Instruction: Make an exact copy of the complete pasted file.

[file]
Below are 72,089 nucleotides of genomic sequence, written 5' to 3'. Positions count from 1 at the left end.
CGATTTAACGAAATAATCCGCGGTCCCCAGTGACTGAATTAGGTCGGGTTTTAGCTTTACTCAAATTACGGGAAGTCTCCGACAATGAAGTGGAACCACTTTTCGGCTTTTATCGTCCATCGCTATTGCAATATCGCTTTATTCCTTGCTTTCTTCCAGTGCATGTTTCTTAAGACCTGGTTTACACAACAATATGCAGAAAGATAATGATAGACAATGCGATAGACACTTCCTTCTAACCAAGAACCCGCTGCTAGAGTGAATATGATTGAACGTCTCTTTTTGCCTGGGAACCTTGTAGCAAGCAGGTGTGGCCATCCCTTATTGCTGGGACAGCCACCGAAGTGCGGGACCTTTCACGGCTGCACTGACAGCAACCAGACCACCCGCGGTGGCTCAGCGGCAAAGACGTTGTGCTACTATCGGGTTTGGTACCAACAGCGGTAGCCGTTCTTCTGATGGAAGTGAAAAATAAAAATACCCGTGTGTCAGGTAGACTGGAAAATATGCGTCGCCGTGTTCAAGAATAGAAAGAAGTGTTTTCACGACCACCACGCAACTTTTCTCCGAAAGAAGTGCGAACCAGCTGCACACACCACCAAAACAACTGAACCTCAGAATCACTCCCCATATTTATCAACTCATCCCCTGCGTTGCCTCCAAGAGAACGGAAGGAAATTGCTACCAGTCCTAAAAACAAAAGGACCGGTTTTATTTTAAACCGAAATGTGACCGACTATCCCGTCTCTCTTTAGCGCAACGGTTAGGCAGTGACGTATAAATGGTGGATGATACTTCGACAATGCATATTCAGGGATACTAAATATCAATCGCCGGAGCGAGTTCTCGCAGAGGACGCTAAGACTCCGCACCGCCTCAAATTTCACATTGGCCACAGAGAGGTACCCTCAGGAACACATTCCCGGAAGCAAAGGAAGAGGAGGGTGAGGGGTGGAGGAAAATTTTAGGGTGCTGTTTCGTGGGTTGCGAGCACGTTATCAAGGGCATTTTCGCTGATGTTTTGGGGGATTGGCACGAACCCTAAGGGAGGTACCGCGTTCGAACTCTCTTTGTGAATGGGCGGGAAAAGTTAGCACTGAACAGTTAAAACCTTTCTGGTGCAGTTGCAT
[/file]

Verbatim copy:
Below are 72,089 nucleotides of genomic sequence, written 5' to 3'. Positions count from 1 at the left end.
CGATTTAACGAAATAATCCGCGGTCCCCAGTGACTGAATTAGGTCGGGTTTTAGCTTTACTCAAATTACGGGAAGTCTCCGACAATGAAGTGGAACCACTTTTCGGCTTTTATCGTCCATCGCTATTGCAATATCGCTTTATTCCTTGCTTTCTTCCAGTGCATGTTTCTTAAGACCTGGTTTACACAACAATATGCAGAAAGATAATGATAGACAATGCGATAGACACTTCCTTCTAACCAAGAACCCGCTGCTAGAGTGAATATGATTGAACGTCTCTTTTTGCCTGGGAACCTTGTAGCAAGCAGGTGTGGCCATCCCTTATTGCTGGGACAGCCACCGAAGTGCGGGACCTTTCACGGCTGCACTGACAGCAACCAGACCACCCGCGGTGGCTCAGCGGCAAAGACGTTGTGCTACTATCGGGTTTGGTACCAACAGCGGTAGCCGTTCTTCTGATGGAAGTGAAAAATAAAAATACCCGTGTGTCAGGTAGACTGGAAAATATGCGTCGCCGTGTTCAAGAATAGAAAGAAGTGTTTTCACGACCACCACGCAACTTTTCTCCGAAAGAAGTGCGAACCAGCTGCACACACCACCAAAACAACTGAACCTCAGAATCACTCCCCATATTTATCAACTCATCCCCTGCGTTGCCTCCAAGAGAACGGAAGGAAATTGCTACCAGTCCTAAAAACAAAAGGACCGGTTTTATTTTAAACCGAAATGTGACCGACTATCCCGTCTCTCTTTAGCGCAACGGTTAGGCAGTGACGTATAAATGGTGGATGATACTTCGACAATGCATATTCAGGGATACTAAATATCAATCGCCGGAGCGAGTTCTCGCAGAGGACGCTAAGACTCCGCACCGCCTCAAATTTCACATTGGCCACAGAGAGGTACCCTCAGGAACACATTCCCGGAAGCAAAGGAAGAGGAGGGTGAGGGGTGGAGGAAAATTTTAGGGTGCTGTTTCGTGGGTTGCGAGCACGTTATCAAGGGCATTTTCGCTGATGTTTTGGGGGATTGGCACGAACCCTAAGGGAGGTACCGCGTTCGAACTCTCTTTGTGAATGGGCGGGAAAAGTTAGCACTGAACAGTTAAAACCTTTCTGGTGCAGTTGCAT